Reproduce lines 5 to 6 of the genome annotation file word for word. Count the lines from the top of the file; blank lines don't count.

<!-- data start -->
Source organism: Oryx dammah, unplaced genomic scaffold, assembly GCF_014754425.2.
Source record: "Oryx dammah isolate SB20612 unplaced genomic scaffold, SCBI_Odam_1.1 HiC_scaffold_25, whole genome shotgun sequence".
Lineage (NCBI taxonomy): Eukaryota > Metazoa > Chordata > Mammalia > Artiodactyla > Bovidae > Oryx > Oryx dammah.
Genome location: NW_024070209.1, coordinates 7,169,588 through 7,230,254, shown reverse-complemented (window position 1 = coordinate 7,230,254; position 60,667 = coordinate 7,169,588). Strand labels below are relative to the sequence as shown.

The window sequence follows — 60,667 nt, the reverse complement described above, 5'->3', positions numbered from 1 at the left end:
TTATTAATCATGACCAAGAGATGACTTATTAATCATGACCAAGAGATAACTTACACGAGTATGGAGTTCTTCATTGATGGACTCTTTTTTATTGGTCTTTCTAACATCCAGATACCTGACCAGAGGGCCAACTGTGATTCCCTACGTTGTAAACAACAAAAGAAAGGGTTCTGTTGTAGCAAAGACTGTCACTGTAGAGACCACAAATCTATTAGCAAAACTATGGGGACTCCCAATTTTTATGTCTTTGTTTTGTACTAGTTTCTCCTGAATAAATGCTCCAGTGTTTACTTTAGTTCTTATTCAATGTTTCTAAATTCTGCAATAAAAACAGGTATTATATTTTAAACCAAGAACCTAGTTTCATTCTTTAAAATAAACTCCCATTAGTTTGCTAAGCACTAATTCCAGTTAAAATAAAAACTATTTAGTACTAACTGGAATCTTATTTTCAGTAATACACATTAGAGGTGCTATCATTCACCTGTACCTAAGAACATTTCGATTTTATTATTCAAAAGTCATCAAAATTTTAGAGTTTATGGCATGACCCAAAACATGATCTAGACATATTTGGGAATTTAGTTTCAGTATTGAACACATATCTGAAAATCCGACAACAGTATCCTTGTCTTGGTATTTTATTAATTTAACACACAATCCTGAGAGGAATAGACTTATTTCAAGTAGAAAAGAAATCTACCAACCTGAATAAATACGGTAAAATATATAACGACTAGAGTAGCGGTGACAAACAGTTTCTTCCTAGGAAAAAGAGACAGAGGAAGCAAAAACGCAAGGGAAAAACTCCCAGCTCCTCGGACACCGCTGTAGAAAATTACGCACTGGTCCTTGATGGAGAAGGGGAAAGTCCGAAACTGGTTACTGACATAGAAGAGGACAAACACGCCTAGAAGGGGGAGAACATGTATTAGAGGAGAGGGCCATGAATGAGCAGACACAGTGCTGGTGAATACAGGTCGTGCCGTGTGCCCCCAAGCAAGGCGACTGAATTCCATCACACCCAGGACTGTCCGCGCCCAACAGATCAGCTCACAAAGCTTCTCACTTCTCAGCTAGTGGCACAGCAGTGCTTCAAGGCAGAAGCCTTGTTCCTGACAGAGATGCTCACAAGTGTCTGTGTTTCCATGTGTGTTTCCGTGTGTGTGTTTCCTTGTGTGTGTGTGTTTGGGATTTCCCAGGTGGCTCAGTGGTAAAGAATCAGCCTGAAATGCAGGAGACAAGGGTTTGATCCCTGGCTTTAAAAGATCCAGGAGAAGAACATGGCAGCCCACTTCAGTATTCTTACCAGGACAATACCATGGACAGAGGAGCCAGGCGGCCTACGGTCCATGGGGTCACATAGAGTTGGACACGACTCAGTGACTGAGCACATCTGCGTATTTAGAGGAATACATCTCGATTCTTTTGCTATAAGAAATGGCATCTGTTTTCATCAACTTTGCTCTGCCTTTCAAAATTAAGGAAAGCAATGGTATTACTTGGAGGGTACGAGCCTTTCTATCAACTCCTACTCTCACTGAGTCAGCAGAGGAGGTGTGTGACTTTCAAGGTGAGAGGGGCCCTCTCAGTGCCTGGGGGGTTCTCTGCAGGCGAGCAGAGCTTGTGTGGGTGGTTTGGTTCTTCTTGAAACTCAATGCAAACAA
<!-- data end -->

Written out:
The window sequence follows — 60,667 nt, the reverse complement described above, 5'->3', positions numbered from 1 at the left end:
TTATTAATCATGACCAAGAGATGACTTATTAATCATGACCAAGAGATAACTTACACGAGTATGGAGTTCTTCATTGATGGACTCTTTTTTATTGGTCTTTCTAACATCCAGATACCTGACCAGAGGGCCAACTGTGATTCCCTACGTTGTAAACAACAAAAGAAAGGGTTCTGTTGTAGCAAAGACTGTCACTGTAGAGACCACAAATCTATTAGCAAAACTATGGGGACTCCCAATTTTTATGTCTTTGTTTTGTACTAGTTTCTCCTGAATAAATGCTCCAGTGTTTACTTTAGTTCTTATTCAATGTTTCTAAATTCTGCAATAAAAACAGGTATTATATTTTAAACCAAGAACCTAGTTTCATTCTTTAAAATAAACTCCCATTAGTTTGCTAAGCACTAATTCCAGTTAAAATAAAAACTATTTAGTACTAACTGGAATCTTATTTTCAGTAATACACATTAGAGGTGCTATCATTCACCTGTACCTAAGAACATTTCGATTTTATTATTCAAAAGTCATCAAAATTTTAGAGTTTATGGCATGACCCAAAACATGATCTAGACATATTTGGGAATTTAGTTTCAGTATTGAACACATATCTGAAAATCCGACAACAGTATCCTTGTCTTGGTATTTTATTAATTTAACACACAATCCTGAGAGGAATAGACTTATTTCAAGTAGAAAAGAAATCTACCAACCTGAATAAATACGGTAAAATATATAACGACTAGAGTAGCGGTGACAAACAGTTTCTTCCTAGGAAAAAGAGACAGAGGAAGCAAAAACGCAAGGGAAAAACTCCCAGCTCCTCGGACACCGCTGTAGAAAATTACGCACTGGTCCTTGATGGAGAAGGGGAAAGTCCGAAACTGGTTACTGACATAGAAGAGGACAAACACGCCTAGAAGGGGGAGAACATGTATTAGAGGAGAGGGCCATGAATGAGCAGACACAGTGCTGGTGAATACAGGTCGTGCCGTGTGCCCCCAAGCAAGGCGACTGAATTCCATCACACCCAGGACTGTCCGCGCCCAACAGATCAGCTCACAAAGCTTCTCACTTCTCAGCTAGTGGCACAGCAGTGCTTCAAGGCAGAAGCCTTGTTCCTGACAGAGATGCTCACAAGTGTCTGTGTTTCCATGTGTGTTTCCGTGTGTGTGTTTCCTTGTGTGTGTGTGTTTGGGATTTCCCAGGTGGCTCAGTGGTAAAGAATCAGCCTGAAATGCAGGAGACAAGGGTTTGATCCCTGGCTTTAAAAGATCCAGGAGAAGAACATGGCAGCCCACTTCAGTATTCTTACCAGGACAATACCATGGACAGAGGAGCCAGGCGGCCTACGGTCCATGGGGTCACATAGAGTTGGACACGACTCAGTGACTGAGCACATCTGCGTATTTAGAGGAATACATCTCGATTCTTTTGCTATAAGAAATGGCATCTGTTTTCATCAACTTTGCTCTGCCTTTCAAAATTAAGGAAAGCAATGGTATTACTTGGAGGGTACGAGCCTTTCTATCAACTCCTACTCTCACTGAGTCAGCAGAGGAGGTGTGTGACTTTCAAGGTGAGAGGGGCCCTCTCAGTGCCTGGGGGGTTCTCTGCAGGCGAGCAGAGCTTGTGTGGGTGGTTTGGTTCTTCTTGAAACTCAATGCAAACAA